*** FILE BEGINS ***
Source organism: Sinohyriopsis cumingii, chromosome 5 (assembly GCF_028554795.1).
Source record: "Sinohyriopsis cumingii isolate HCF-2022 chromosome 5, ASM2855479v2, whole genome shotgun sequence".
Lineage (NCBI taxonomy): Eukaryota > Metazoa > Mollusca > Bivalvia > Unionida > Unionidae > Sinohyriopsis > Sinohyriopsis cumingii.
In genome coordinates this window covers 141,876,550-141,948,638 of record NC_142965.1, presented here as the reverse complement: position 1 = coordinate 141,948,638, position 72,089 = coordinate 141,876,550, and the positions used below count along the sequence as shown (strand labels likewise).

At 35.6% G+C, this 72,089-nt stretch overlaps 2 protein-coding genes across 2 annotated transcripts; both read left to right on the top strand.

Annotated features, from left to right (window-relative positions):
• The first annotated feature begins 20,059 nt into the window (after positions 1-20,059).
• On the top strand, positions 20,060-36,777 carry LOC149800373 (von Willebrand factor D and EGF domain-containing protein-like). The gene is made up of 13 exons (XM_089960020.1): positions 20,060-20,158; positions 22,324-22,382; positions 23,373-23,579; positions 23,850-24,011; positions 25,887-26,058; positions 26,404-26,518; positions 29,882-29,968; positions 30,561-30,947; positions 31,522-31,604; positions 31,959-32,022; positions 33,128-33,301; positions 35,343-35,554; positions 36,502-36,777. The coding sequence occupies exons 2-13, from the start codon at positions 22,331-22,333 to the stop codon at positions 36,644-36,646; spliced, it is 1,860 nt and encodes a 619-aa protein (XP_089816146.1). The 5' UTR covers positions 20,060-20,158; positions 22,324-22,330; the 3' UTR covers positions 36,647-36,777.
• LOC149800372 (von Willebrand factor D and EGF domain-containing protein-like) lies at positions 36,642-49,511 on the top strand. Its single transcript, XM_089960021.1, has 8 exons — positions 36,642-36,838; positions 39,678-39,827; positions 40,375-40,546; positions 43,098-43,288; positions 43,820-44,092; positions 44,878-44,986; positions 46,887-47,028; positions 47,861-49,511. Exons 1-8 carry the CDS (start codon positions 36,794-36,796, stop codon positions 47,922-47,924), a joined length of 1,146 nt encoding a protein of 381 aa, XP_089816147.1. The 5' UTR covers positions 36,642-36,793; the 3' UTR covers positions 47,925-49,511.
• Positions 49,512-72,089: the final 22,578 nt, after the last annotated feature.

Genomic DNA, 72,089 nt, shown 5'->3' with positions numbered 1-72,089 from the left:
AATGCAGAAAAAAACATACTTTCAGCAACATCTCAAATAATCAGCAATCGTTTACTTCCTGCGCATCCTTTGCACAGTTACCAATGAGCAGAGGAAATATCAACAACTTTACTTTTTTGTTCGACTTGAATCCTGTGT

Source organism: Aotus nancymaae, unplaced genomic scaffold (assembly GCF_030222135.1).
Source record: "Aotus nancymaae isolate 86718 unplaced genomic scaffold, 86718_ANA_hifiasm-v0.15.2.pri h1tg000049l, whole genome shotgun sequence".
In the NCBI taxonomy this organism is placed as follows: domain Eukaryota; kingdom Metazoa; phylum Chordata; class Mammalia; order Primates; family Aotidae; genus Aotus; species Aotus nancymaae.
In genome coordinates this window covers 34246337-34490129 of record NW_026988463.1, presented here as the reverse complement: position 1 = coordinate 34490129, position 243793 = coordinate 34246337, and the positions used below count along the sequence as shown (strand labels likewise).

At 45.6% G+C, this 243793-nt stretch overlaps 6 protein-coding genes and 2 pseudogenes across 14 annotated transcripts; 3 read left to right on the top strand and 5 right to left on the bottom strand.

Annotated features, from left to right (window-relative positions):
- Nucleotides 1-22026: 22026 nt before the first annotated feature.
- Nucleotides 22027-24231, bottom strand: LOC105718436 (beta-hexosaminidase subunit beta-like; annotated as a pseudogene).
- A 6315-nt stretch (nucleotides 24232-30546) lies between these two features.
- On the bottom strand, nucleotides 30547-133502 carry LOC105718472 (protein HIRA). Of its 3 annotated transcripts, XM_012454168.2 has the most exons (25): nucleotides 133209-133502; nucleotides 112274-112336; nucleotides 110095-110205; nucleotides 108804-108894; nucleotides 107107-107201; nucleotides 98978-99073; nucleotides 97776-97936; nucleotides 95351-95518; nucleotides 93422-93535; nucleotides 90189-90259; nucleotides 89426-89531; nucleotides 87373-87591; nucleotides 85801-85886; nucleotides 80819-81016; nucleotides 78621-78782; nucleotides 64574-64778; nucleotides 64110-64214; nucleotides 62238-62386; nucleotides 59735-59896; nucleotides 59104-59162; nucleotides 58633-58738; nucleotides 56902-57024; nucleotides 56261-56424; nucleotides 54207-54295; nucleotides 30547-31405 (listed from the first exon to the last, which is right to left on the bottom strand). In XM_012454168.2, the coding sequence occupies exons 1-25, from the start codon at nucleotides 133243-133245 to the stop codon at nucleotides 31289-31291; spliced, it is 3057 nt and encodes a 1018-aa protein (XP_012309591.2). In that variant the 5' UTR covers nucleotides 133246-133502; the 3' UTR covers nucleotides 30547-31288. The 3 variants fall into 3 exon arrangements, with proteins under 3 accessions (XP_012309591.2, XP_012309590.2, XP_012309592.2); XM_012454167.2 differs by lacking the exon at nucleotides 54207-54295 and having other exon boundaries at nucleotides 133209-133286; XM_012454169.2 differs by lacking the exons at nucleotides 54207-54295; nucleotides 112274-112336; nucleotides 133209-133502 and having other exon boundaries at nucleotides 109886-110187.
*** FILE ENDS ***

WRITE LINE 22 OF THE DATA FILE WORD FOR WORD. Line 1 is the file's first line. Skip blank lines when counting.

- On the bottom strand, nucleotides 30547-133502 carry LOC105718472 (protein HIRA). Of its 3 annotated transcripts, XM_012454168.2 has the most exons (25): nucleotides 133209-133502; nucleotides 112274-112336; nucleotides 110095-110205; nucleotides 108804-108894; nucleotides 107107-107201; nucleotides 98978-99073; nucleotides 97776-97936; nucleotides 95351-95518; nucleotides 93422-93535; nucleotides 90189-90259; nucleotides 89426-89531; nucleotides 87373-87591; nucleotides 85801-85886; nucleotides 80819-81016; nucleotides 78621-78782; nucleotides 64574-64778; nucleotides 64110-64214; nucleotides 62238-62386; nucleotides 59735-59896; nucleotides 59104-59162; nucleotides 58633-58738; nucleotides 56902-57024; nucleotides 56261-56424; nucleotides 54207-54295; nucleotides 30547-31405 (listed from the first exon to the last, which is right to left on the bottom strand). In XM_012454168.2, the coding sequence occupies exons 1-25, from the start codon at nucleotides 133243-133245 to the stop codon at nucleotides 31289-31291; spliced, it is 3057 nt and encodes a 1018-aa protein (XP_012309591.2). In that variant the 5' UTR covers nucleotides 133246-133502; the 3' UTR covers nucleotides 30547-31288. The 3 variants fall into 3 exon arrangements, with proteins under 3 accessions (XP_012309591.2, XP_012309590.2, XP_012309592.2); XM_012454167.2 differs by lacking the exon at nucleotides 54207-54295 and having other exon boundaries at nucleotides 133209-133286; XM_012454169.2 differs by lacking the exons at nucleotides 54207-54295; nucleotides 112274-112336; nucleotides 133209-133502 and having other exon boundaries at nucleotides 109886-110187.